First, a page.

- My ideas about other people are really just my projection of my own beliefs and stories onto them.
- People mirror back to me reflections of myself.
Point number 1 is pretty easy to grasp. We all know we’re stuck inside our bodies until we die…there’s no hopping around to other people, and we can’t really check out from ourselves.
Point 2: What we see and believe about other people comes entirely from our thoughts and perceptions about them. We can never REALLY know another person or their motivations. We can only speculate about them based on our thoughts. And just because a thought comes down the pipeline of our brain does not make it true, no matter how true it might feel. It is still biased and subjective on some level.
Point 3: Scientists frequently talk about mirror neurons in child development. They suggest that children learn behaviors and skills by watching the adults in their lives and then mirroring it back with the help of specialized “empathy” nerve cells. Anyone with children knows this phenomenon is true, both for good and bad. It’s super cute when your baby mirrors back peek-a-boo, but not so cute when they mirror back the “God dammit!” that you let fly out of your mouth when the toilet overflowed from excessive toilet paper insertion.
People mirror back to us what we believe about the world. If we see the world as malevolent and dangerous, we experience anger and danger from other people. If we see the world as good and abundant, we experience that abundance in our relationships and daily life. It’s all a matter of how we perceive things and what thoughts we believe about reality.
Back to showing up for myself. If I’m going to be the only one who is certain of sticking with myself through it all, and my life is really just about the stories I project onto it, then it seems like I need make myself a priority. Obviously, I’m not talking about doing whatever I want at the expense of others. What I’m talking about is getting to know and value MYSELF at the deepest level possible.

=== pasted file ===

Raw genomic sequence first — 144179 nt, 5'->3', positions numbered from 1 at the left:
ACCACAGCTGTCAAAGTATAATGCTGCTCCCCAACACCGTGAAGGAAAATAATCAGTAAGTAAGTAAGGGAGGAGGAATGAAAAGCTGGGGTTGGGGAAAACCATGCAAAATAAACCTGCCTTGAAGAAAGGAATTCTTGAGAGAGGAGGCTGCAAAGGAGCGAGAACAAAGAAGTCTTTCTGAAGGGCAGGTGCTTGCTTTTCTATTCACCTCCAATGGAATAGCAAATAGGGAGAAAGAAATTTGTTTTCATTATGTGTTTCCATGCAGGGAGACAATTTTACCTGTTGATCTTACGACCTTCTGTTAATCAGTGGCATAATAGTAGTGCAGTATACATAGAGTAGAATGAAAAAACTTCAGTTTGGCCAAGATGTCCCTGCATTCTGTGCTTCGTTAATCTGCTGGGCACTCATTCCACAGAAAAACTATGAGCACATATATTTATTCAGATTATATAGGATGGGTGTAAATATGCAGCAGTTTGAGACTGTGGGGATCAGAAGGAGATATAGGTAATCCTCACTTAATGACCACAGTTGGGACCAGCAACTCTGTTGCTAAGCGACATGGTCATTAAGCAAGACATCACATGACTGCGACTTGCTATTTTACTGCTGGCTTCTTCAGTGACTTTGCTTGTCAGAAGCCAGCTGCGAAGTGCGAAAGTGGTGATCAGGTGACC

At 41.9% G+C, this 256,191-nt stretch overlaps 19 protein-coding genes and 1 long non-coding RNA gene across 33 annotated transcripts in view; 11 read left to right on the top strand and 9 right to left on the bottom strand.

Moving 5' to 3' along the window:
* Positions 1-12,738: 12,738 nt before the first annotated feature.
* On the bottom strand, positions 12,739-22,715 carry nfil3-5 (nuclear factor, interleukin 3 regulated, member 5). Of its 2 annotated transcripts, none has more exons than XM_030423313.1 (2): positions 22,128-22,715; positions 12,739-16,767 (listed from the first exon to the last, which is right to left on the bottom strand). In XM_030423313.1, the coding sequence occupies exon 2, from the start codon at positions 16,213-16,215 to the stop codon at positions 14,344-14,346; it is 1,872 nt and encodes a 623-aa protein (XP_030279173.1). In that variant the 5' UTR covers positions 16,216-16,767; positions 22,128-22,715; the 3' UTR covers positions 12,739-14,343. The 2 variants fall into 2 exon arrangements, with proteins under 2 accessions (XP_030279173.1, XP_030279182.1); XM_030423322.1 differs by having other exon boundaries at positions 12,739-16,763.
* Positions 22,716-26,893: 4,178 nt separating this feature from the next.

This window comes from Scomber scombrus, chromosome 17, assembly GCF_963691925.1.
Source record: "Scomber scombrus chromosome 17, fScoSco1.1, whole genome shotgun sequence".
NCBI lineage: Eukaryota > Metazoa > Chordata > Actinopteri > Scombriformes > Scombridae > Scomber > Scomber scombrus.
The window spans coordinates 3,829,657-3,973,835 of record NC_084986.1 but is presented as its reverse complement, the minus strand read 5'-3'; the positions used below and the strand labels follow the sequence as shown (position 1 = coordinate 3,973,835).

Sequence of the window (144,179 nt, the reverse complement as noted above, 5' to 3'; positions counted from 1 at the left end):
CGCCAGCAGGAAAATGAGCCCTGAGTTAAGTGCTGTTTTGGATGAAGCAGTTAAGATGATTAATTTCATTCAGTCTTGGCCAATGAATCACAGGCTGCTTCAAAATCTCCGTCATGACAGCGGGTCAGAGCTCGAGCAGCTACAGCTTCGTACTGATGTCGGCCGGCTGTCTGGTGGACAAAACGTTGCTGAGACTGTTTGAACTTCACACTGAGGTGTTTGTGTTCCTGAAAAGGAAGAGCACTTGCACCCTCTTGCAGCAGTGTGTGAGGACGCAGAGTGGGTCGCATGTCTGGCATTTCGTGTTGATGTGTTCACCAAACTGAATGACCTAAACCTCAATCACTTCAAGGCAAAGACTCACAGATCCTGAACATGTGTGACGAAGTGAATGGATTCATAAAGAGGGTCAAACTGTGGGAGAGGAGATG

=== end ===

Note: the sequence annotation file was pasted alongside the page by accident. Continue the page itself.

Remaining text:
Our tendency is to worry about how others perceive us, and then mold and present ourselves in ways that will please them, or at least grant us some level of favor in their eyes. We frequently do this to the detriment of our hearts and betray our own core values. Which, when you think about it, is really kind of dumb when there’s no guarantee that those people will ever come through for you or stay forever, and what you think they think of you is probably a projection anyway.
The things I’m talking about here can feel kind of nebulous, and maybe won’t resonate with anyone. The first time I heard these kinds of ideas I thought it was alot of New-Agey crap. But the more I observe my own life, the more and more I believe that it comes down to me. Of course, I’ll pursue meaningful relationships, and I’ll do the best I can to really KNOW other people, and I’ll try to live my life in such a way that others are benefitted. But…in my mind’s eye I’m thinking of an asymptotic curve (you learned about these at some point in high school math). An asymptote is a line that a curve approaches as it heads toward infinity, but it can never quite reach that line. My analogy is this: we may be really, really accurate about the way things are and know about other people, but we can NEVER be completely accurate. And so I am left with this: I am the asymptotic curve. All I can really know is myself and where I am. I can never completely know anything for sure outside of me. And so, showing up for myself, and really being authentic to my core, and loving myself, is all there really is.
Others will leave you, but you will always have you. So, love yourself well, and make sure and show up every time.
I should recommend the book Loving What Is by Byron Katie. If you pick it up, the first time through you will think she is a nutty old lady who does not have a firm grasp on reality. But if you hang with her, what she says about only having yourself in life will start to make sense.